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Can anyone recommend a good tea pot?

i have bought quite a number of teapots and can not find one that is easy to pour or the handle does not get hot!

Any suggestions?


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  1. Definitely check out the British-made Brown Betty!! I don't know where you're located, but I've seen them at various kitchen and department stores in Canada.

    1 Reply
    1. re: littlegreenpea

      Alas, even here Brown Betties are getting harder to find. Indeed the best teapots. Brown Betty is not a brand, but a generic term for "bog standard", everyday teapots made of red clay from Stoke-on-Trent. The ones shown on this site http://www.englishteastore.com/brbete... are perfectly plain, but the versions we find here usually have a band in a contrasting colour around them. I have one with yellow dots! I love her very much and hope she lives a long time...

      So many modern teapots don't pour properly...

    2. My Chatsford teapots (I have several) are excellent...handle doesn't get hot...easy to pour...easy to clean...doesn't drip...


      I also love my Bodum teapot ... also doesn't get hot handle, no drip, easy to pour, etc. etc

      amazon.com sells them....

      2 Replies
      1. re: fauchon

        I love my Chatsford teapot, I actually haven't used the Bodum (that I had liked until then) since I got a Chatsford. It keeps tea hot (with a handle that's safe to touch), pours perfectly... It's a stoneware one, which was made in England, but I think that they may have outsourced since then. Got mine from Upton as well.

        1. re: chokeartichoke

          With tea pots, I don't use the internal strainer--I just let the tea leaves loose inside for maximum infusion. So, for that use, I bought a Chatsford from Uptontea.com (guaranteed for 30 days). Lovingly used for 1.5 years until a crack developed along the side. I haven't necessarily heard that others have had a durability issue with the Chatsford. The Brown Betty is the standard and well recommended, but most reviews on Amazon insist you have to take good care of it, or it will crack easily--so I never bit the bullet there. I also got a Bee House tea pot (Japan) as a gift, and I have to admit it has been excellent, usable, and DURABLE for five years.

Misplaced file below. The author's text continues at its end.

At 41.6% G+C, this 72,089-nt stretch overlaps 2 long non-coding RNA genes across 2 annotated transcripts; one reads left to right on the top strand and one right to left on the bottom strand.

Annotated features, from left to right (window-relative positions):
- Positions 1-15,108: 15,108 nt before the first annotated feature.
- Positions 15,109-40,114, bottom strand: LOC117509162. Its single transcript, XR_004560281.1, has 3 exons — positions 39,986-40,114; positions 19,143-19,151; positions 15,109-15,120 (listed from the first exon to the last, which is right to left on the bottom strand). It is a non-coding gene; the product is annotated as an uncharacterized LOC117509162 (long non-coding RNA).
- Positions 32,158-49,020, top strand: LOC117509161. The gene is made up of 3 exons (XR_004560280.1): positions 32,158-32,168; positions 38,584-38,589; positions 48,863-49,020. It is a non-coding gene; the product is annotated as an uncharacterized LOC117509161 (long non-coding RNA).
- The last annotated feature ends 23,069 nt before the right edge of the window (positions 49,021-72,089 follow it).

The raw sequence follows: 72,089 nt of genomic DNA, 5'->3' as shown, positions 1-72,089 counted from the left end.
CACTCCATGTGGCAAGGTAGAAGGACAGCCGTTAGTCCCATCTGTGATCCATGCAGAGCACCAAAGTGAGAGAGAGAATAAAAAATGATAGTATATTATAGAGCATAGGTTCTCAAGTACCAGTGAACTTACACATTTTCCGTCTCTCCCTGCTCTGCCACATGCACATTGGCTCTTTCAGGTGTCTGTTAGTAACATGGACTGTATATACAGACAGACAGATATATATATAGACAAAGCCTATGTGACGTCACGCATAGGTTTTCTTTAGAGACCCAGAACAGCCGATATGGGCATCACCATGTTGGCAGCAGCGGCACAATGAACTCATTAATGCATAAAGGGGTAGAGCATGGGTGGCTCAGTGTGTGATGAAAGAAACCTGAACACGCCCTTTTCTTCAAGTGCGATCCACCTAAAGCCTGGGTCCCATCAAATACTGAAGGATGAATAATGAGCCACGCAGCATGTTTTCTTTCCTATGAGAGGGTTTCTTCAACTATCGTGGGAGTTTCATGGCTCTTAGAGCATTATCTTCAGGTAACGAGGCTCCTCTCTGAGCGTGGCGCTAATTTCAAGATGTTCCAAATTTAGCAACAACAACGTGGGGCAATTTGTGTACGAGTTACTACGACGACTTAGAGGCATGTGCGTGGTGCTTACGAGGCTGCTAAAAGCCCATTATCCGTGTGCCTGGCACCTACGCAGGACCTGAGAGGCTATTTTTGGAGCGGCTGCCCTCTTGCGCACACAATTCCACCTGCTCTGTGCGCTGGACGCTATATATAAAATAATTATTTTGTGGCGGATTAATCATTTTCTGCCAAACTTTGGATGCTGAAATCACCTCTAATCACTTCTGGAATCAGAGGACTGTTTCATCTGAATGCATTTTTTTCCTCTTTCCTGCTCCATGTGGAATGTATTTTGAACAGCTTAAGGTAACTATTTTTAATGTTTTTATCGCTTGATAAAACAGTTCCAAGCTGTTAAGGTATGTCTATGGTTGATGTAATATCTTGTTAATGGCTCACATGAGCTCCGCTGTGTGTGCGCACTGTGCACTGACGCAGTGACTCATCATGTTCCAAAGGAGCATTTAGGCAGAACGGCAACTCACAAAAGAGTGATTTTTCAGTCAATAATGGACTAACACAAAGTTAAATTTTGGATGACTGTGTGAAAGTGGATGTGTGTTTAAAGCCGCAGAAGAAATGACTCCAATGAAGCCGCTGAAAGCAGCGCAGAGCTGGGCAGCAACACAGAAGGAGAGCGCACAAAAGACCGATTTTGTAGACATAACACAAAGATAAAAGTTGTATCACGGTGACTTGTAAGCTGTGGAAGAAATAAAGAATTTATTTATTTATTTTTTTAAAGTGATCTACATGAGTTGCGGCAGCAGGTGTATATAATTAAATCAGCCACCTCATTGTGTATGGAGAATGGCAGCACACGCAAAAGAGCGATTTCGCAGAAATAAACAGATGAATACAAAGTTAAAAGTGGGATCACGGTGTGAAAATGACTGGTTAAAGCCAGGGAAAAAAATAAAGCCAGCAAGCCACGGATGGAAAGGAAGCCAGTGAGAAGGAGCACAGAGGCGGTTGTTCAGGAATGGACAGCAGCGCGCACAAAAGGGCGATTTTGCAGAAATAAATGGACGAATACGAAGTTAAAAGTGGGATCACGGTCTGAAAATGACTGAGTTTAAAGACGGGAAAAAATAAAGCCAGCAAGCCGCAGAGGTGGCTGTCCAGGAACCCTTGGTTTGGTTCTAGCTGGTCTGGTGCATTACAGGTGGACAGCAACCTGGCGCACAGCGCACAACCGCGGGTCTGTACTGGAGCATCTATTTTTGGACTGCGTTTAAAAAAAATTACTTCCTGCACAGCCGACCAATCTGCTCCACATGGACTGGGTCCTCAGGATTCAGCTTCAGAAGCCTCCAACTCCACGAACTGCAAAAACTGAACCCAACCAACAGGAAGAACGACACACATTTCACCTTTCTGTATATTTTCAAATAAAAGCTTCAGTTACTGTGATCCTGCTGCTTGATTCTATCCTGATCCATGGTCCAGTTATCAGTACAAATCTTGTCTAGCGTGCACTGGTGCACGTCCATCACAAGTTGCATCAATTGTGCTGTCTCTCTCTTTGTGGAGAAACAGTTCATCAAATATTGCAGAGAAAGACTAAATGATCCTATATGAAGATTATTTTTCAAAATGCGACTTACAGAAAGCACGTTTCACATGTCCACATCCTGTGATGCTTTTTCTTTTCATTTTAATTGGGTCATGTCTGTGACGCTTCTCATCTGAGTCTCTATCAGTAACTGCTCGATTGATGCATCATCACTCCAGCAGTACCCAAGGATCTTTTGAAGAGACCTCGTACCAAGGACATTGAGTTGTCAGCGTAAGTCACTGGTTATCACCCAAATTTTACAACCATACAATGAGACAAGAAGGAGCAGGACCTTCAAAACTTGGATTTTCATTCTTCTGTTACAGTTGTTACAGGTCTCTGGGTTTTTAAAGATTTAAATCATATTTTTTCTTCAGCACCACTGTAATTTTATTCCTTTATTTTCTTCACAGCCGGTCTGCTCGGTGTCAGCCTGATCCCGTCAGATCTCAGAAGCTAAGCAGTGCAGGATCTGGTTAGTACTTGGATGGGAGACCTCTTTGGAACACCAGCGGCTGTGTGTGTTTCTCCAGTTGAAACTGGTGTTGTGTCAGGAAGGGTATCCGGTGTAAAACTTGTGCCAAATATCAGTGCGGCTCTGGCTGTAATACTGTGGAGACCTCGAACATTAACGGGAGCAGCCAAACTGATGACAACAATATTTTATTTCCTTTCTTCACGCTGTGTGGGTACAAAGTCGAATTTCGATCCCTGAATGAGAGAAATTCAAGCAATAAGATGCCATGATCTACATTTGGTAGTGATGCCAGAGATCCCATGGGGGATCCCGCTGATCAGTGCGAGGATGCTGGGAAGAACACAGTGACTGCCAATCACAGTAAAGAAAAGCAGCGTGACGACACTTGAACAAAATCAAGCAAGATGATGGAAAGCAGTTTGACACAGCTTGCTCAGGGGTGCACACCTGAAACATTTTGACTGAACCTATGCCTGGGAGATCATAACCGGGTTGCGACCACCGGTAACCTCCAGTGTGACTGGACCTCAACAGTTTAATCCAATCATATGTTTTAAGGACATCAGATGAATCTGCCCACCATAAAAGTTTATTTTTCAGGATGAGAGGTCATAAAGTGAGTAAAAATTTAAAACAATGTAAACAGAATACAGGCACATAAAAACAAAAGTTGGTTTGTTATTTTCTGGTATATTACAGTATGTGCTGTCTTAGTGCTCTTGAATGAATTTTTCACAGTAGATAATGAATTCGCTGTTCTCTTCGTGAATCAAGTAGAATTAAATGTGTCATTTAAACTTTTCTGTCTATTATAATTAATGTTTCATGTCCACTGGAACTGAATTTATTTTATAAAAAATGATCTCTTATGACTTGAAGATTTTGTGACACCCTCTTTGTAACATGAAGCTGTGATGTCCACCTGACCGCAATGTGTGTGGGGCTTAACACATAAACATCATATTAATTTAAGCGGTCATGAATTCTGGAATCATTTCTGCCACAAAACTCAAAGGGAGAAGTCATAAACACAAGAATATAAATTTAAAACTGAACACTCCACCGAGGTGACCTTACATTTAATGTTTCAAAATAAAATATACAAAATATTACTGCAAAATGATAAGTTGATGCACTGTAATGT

2. I was on the same search last year and ended up biting the bullet and going with an electric one, because I too found it very difficult to find a teapot that seemed both reliable and comfortable to use. I got this model: http://www.amazon.com/Braun-WK200W-El...

        It looks better in person than it does in that picture - compact and sleek. It's easy to pour, heats up water much more quickly than the stove does, and the handle does not get hot and it feels very sturdy. And unlike some other electric kettles, it only has a 2-cup minimum as opposed to some where you need nearly a liter of water to be able to use it, so you don't feel like you're wasting water.

        Electric kettles are very popular in England. I understand the allure of a stovetop teapot, but don't count these things out either.

        **Edit: It occurred to me after reading the other replies that you might just be looking for something to brew the tea in, and not a kettle like I was talking about. The terms are interchangeable to me. Sorry if this wasn't what you were looking for, but maybe it'll be useful anyway.

        1 Reply
        1. re: magicmouse

          I have had the same Braun water heater that you have for a couple of years now, and I really like it. I use it everyday, a few times a day, and it does everything you say it does, magicmouse.

          If I were to buy another, similar appliance, I would look for one that has temperature settings for various teas: green, for example, would shut off at 160-170-ish, while black would shut off at a higher temperature. I know such an appliance exists, and it would greatly assist the tea-making process.

          With the Braun, initially I watched the various stages of water heating and then measured each stage with a thermometer so that I could get a feel for the visual (and audio) signs of each tea temperature. I have learned to watch the clear window for any sign of a near-boil; at this point, I remove it from the heat for green tea. For now, until this one fails, I find this appliance very useful.